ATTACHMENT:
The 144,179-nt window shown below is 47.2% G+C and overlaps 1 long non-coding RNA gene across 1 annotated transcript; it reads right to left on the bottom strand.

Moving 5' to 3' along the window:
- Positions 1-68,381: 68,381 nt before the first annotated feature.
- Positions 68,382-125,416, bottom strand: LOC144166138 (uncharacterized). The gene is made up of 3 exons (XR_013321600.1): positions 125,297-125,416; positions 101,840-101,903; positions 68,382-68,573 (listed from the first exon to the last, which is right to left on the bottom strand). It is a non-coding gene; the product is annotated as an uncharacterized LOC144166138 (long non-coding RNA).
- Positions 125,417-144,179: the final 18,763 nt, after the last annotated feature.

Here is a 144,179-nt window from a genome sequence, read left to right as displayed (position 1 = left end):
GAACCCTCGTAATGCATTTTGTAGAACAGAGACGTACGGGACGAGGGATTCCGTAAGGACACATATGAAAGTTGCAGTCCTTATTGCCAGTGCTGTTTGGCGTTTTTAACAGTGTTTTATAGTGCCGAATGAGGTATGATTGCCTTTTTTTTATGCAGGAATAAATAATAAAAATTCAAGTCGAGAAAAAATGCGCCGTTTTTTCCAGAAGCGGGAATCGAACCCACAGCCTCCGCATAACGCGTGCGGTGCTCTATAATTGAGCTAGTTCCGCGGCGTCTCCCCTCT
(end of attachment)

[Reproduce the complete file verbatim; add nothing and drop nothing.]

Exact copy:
The 144,179-nt window shown below is 47.2% G+C and overlaps 1 long non-coding RNA gene across 1 annotated transcript; it reads right to left on the bottom strand.

Moving 5' to 3' along the window:
- Positions 1-68,381: 68,381 nt before the first annotated feature.
- Positions 68,382-125,416, bottom strand: LOC144166138 (uncharacterized). The gene is made up of 3 exons (XR_013321600.1): positions 125,297-125,416; positions 101,840-101,903; positions 68,382-68,573 (listed from the first exon to the last, which is right to left on the bottom strand). It is a non-coding gene; the product is annotated as an uncharacterized LOC144166138 (long non-coding RNA).
- Positions 125,417-144,179: the final 18,763 nt, after the last annotated feature.

Here is a 144,179-nt window from a genome sequence, read left to right as displayed (position 1 = left end):
GAACCCTCGTAATGCATTTTGTAGAACAGAGACGTACGGGACGAGGGATTCCGTAAGGACACATATGAAAGTTGCAGTCCTTATTGCCAGTGCTGTTTGGCGTTTTTAACAGTGTTTTATAGTGCCGAATGAGGTATGATTGCCTTTTTTTTATGCAGGAATAAATAATAAAAATTCAAGTCGAGAAAAAATGCGCCGTTTTTTCCAGAAGCGGGAATCGAACCCACAGCCTCCGCATAACGCGTGCGGTGCTCTATAATTGAGCTAGTTCCGCGGCGTCTCCCCTCT